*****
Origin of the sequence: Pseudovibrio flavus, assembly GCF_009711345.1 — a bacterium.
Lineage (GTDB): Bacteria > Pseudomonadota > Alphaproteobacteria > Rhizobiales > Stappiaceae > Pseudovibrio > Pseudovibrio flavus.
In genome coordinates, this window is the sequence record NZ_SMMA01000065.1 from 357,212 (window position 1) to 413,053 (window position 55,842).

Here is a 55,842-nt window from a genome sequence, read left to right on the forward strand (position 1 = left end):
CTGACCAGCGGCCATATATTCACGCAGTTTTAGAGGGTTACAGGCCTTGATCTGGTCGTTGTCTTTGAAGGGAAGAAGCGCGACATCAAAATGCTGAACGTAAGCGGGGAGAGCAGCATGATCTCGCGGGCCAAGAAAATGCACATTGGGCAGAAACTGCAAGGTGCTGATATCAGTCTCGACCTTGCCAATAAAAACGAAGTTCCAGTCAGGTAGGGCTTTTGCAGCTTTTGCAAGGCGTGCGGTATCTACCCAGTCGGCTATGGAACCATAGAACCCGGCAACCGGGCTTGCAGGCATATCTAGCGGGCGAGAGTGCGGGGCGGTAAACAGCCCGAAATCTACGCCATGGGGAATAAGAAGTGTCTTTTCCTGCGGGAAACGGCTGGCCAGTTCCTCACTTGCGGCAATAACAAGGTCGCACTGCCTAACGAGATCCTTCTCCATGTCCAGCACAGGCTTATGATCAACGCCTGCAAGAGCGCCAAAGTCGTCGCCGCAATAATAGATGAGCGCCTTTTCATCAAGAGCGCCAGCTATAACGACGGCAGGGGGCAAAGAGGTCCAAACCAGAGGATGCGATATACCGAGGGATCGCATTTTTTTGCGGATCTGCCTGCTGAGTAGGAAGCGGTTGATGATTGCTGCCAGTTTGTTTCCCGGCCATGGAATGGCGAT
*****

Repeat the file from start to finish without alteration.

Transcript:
Origin of the sequence: Pseudovibrio flavus, assembly GCF_009711345.1 — a bacterium.
Lineage (GTDB): Bacteria > Pseudomonadota > Alphaproteobacteria > Rhizobiales > Stappiaceae > Pseudovibrio > Pseudovibrio flavus.
In genome coordinates, this window is the sequence record NZ_SMMA01000065.1 from 357,212 (window position 1) to 413,053 (window position 55,842).

Here is a 55,842-nt window from a genome sequence, read left to right on the forward strand (position 1 = left end):
CTGACCAGCGGCCATATATTCACGCAGTTTTAGAGGGTTACAGGCCTTGATCTGGTCGTTGTCTTTGAAGGGAAGAAGCGCGACATCAAAATGCTGAACGTAAGCGGGGAGAGCAGCATGATCTCGCGGGCCAAGAAAATGCACATTGGGCAGAAACTGCAAGGTGCTGATATCAGTCTCGACCTTGCCAATAAAAACGAAGTTCCAGTCAGGTAGGGCTTTTGCAGCTTTTGCAAGGCGTGCGGTATCTACCCAGTCGGCTATGGAACCATAGAACCCGGCAACCGGGCTTGCAGGCATATCTAGCGGGCGAGAGTGCGGGGCGGTAAACAGCCCGAAATCTACGCCATGGGGAATAAGAAGTGTCTTTTCCTGCGGGAAACGGCTGGCCAGTTCCTCACTTGCGGCAATAACAAGGTCGCACTGCCTAACGAGATCCTTCTCCATGTCCAGCACAGGCTTATGATCAACGCCTGCAAGAGCGCCAAAGTCGTCGCCGCAATAATAGATGAGCGCCTTTTCATCAAGAGCGCCAGCTATAACGACGGCAGGGGGCAAAGAGGTCCAAACCAGAGGATGCGATATACCGAGGGATCGCATTTTTTTGCGGATCTGCCTGCTGAGTAGGAAGCGGTTGATGATTGCTGCCAGTTTGTTTCCCGGCCATGGAATGGCGAT